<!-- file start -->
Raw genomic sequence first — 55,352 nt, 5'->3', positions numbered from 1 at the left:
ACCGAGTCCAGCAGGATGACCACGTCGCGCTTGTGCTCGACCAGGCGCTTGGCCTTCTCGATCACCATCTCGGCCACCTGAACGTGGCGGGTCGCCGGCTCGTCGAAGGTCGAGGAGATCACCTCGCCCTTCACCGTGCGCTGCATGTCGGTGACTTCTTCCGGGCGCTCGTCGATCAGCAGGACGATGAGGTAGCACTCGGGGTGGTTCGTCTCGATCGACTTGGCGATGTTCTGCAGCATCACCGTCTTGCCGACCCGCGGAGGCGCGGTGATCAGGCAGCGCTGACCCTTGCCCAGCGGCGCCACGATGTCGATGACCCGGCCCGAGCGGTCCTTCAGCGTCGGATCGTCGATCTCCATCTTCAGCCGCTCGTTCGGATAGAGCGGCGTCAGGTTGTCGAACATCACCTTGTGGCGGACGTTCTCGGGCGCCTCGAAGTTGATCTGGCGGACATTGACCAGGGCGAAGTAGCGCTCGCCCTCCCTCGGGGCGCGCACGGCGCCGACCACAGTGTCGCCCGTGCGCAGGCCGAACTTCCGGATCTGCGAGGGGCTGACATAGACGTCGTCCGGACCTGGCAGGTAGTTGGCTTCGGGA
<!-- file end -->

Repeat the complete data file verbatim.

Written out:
Raw genomic sequence first — 55,352 nt, 5'->3', positions numbered from 1 at the left:
ACCGAGTCCAGCAGGATGACCACGTCGCGCTTGTGCTCGACCAGGCGCTTGGCCTTCTCGATCACCATCTCGGCCACCTGAACGTGGCGGGTCGCCGGCTCGTCGAAGGTCGAGGAGATCACCTCGCCCTTCACCGTGCGCTGCATGTCGGTGACTTCTTCCGGGCGCTCGTCGATCAGCAGGACGATGAGGTAGCACTCGGGGTGGTTCGTCTCGATCGACTTGGCGATGTTCTGCAGCATCACCGTCTTGCCGACCCGCGGAGGCGCGGTGATCAGGCAGCGCTGACCCTTGCCCAGCGGCGCCACGATGTCGATGACCCGGCCCGAGCGGTCCTTCAGCGTCGGATCGTCGATCTCCATCTTCAGCCGCTCGTTCGGATAGAGCGGCGTCAGGTTGTCGAACATCACCTTGTGGCGGACGTTCTCGGGCGCCTCGAAGTTGATCTGGCGGACATTGACCAGGGCGAAGTAGCGCTCGCCCTCCCTCGGGGCGCGCACGGCGCCGACCACAGTGTCGCCCGTGCGCAGGCCGAACTTCCGGATCTGCGAGGGGCTGACATAGACGTCGTCCGGACCTGGCAGGTAGTTGGCTTCGGGA